The Lynhall officially opens the doors June 14, where Equator Coffee is brewing, lemon custard and chocolate gateau are under glass, bakers are working sunup to sundown, rotisserie meals are prepped for takeout orders, and five cameras point at a television studio kitchen range.
“I just built a really fun playground,” said founder Anne Spaeth.
Building sightlines stretch into the kitchen, where entrepreneurs can work and produce products for the in-house marketplace.
“We have such an amazing team of people,” Spaeth said.
Executive Chef Shane Oporto created a Mediterranean menu mixed with North African spices.
There are crisp French rolls, strawberry pistachio brioche from the bakery, and toasted English muffins with bacon, jack cheese and caramelized onion jam. The lunch and dinner menu features rotisserie smoked brisket and open-faced sandwiches with lamb belly, pickled cucumber and romesco aioli on seeded wheat. The Bittercube team developed a selection of spritzers, and taps include Farmstead Sangria with seasonal fruit.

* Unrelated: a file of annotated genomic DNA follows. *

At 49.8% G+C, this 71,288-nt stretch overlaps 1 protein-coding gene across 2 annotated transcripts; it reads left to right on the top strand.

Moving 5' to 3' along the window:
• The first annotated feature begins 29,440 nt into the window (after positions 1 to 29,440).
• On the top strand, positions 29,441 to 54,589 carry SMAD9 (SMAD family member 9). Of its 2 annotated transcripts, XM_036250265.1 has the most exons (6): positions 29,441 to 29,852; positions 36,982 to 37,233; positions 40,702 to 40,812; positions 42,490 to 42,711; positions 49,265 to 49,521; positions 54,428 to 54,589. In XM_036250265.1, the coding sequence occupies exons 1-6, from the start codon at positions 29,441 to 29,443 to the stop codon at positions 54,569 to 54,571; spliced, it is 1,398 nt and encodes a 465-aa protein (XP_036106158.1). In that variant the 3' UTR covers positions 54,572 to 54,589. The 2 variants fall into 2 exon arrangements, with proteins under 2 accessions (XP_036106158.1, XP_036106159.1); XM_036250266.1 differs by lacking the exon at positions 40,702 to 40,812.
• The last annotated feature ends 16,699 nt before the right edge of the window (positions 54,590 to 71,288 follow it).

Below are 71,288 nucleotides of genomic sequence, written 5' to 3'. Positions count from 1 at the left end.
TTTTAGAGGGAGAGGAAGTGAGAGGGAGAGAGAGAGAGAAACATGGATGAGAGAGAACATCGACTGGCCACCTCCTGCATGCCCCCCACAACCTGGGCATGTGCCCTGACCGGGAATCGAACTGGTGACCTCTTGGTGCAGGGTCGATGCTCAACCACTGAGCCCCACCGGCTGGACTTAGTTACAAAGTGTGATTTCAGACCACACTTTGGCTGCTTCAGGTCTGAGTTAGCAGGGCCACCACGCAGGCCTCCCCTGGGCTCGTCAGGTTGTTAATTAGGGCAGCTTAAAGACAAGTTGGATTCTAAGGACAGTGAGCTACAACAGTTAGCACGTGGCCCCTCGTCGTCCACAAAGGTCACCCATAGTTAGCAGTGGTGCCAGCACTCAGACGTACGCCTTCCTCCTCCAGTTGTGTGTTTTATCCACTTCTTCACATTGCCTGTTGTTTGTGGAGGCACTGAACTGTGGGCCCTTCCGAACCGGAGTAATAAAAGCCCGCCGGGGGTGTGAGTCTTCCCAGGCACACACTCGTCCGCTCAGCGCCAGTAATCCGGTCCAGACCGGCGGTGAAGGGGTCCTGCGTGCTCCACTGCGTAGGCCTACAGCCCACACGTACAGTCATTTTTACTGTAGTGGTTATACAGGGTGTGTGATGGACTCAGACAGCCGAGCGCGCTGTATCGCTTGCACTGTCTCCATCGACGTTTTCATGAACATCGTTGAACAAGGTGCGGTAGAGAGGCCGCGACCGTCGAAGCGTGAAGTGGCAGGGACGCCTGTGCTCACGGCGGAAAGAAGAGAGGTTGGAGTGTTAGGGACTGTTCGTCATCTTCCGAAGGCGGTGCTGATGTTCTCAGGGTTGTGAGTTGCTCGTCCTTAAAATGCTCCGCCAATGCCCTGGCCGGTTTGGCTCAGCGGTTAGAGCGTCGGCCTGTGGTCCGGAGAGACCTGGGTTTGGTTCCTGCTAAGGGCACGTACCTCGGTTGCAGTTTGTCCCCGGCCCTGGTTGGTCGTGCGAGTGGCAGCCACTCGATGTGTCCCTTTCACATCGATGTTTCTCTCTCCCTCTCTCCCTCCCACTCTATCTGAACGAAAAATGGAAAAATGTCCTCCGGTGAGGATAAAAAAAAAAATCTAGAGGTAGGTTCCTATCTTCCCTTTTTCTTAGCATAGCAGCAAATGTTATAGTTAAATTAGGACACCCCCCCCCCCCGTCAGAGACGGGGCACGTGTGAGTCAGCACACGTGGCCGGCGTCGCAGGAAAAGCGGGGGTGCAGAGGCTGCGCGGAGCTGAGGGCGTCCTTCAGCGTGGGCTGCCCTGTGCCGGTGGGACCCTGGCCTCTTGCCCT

Spaeth decided to incorporate a television studio into The Lynhall to give entrepreneurs a chance to create their own videos, or give families a chance to shoot a legacy video of Grandma’s cooking.
“In this day and age, everybody wants to be on YouTube,” she said.
“I feel like Rachael Ray right now,” said one baker who peeked into the space last week.
Spaeth lived in London for five years and drew inspiration for The Lynhall from public markets like the Portobello Road Market and the Borough Market by the river.
In keeping with the market mentality, patrons will use dishes that are also for sale by Holly Van Santen Knipe. WAAM Industries produced wooden boxes for carrying loaves of bread and jams, and Willful provided a line of bowls and spoons dipped in color. Bronze pieces by Shawn Monroe Rice are featured in dining room cabinets.
The Lynhall will also sell its own products, ranging from stocks and soups to jams and branded merchandise.
The kitchen includes staff from People Serving People’s 13-week culinary training program.
Designed by James Dayton Design, the 60-seat venue at 2640 Lyndale Ave. S. is based in the building formerly home to Zeus Jones (now located near 25th & Nicollet) and the Soo Visual Arts Center (now at 29th & Bryant).